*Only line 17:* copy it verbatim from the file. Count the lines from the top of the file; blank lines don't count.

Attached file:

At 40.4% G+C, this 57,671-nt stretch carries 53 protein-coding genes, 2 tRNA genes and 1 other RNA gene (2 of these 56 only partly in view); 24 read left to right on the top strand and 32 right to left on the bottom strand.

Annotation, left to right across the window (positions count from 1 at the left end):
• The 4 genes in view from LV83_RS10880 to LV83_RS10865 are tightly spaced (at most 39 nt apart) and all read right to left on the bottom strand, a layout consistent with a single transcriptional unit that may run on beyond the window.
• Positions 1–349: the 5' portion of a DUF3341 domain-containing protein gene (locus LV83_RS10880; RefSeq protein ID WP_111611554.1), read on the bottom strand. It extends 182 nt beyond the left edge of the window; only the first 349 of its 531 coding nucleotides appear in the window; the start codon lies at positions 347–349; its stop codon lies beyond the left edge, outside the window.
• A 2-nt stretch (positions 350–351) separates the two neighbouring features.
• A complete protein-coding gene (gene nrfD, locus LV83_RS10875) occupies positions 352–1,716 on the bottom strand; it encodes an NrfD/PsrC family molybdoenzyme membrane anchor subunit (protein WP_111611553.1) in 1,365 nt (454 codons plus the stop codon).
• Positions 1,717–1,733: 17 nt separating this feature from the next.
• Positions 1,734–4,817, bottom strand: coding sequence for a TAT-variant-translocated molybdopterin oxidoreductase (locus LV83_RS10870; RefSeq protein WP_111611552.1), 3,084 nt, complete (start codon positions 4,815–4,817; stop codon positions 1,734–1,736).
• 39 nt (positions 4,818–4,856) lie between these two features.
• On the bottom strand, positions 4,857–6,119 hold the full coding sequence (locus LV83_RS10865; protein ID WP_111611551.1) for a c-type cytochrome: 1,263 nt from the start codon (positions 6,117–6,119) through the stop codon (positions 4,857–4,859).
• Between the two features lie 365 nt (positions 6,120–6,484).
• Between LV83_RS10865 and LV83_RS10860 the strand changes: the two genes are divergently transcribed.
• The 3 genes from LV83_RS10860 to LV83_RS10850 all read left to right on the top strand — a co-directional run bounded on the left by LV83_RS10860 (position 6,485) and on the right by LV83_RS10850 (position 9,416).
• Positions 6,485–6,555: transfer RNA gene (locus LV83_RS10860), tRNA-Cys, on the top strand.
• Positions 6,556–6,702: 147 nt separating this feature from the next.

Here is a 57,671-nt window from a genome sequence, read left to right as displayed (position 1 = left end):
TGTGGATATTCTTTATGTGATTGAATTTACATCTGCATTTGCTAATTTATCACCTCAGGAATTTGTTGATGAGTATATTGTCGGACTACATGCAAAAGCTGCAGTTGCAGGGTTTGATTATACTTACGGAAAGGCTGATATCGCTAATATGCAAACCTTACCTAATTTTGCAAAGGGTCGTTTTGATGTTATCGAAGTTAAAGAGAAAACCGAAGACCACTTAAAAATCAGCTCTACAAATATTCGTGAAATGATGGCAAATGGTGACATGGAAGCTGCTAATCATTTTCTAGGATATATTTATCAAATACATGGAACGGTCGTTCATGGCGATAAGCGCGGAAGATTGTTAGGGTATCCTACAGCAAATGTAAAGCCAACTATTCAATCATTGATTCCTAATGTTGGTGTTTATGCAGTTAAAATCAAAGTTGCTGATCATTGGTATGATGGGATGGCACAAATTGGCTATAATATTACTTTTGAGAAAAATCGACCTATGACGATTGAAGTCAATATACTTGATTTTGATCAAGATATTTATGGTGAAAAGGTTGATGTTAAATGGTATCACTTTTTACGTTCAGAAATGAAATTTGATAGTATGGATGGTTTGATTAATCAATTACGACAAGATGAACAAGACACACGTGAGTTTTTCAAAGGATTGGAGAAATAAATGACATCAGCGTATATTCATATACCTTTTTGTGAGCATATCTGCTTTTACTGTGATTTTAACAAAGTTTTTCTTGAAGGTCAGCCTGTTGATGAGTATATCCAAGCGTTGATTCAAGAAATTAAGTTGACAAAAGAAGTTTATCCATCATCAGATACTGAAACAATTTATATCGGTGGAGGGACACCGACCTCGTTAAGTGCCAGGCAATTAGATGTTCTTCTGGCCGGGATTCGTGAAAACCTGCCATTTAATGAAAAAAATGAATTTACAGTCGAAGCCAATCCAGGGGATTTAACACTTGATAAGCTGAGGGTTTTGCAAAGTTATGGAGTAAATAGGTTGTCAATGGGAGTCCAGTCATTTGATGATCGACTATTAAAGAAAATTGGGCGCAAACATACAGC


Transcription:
TGTGGATATTCTTTATGTGATTGAATTTACATCTGCATTTGCTAATTTATCACCTCAGGAATTTGTTGATGAGTATATTGTCGGACTACATGCAAAAGCTGCAGTTGCAGGGTTTGATTATACTTACGGAAAGGCTGATATCGCTAATATGCAAACCTTACCTAATTTTGCAAAGGGTCGTTTTGATGTTATCGAAGTTAAAGAGAAAACCGAAGACCACTTAAAAATCAGCTCTACAAATATTCGTGAAATGATGGCAAATGGTGACATGGAAGCTGCTAATCATTTTCTAGGATATATTTATCAAATACATGGAACGGTCGTTCATGGCGATAAGCGCGGAAGATTGTTAGGGTATCCTACAGCAAATGTAAAGCCAACTATTCAATCATTGATTCCTAATGTTGGTGTTTATGCAGTTAAAATCAAAGTTGCTGATCATTGGTATGATGGGATGGCACAAATTGGCTATAATATTACTTTTGAGAAAAATCGACCTATGACGATTGAAGTCAATATACTTGATTTTGATCAAGATATTTATGGTGAAAAGGTTGATGTTAAATGGTATCACTTTTTACGTTCAGAAATGAAATTTGATAGTATGGATGGTTTGATTAATCAATTACGACAAGATGAACAAGACACACGTGAGTTTTTCAAAGGATTGGAGAAATAAATGACATCAGCGTATATTCATATACCTTTTTGTGAGCATATCTGCTTTTACTGTGATTTTAACAAAGTTTTTCTTGAAGGTCAGCCTGTTGATGAGTATATCCAAGCGTTGATTCAAGAAATTAAGTTGACAAAAGAAGTTTATCCATCATCAGATACTGAAACAATTTATATCGGTGGAGGGACACCGACCTCGTTAAGTGCCAGGCAATTAGATGTTCTTCTGGCCGGGATTCGTGAAAACCTGCCATTTAATGAAAAAAATGAATTTACAGTCGAAGCCAATCCAGGGGATTTAACACTTGATAAGCTGAGGGTTTTGCAAAGTTATGGAGTAAATAGGTTGTCAATGGGAGTCCAGTCATTTGATGATCGACTATTAAAGAAAATTGGGCGCAAACATACAGC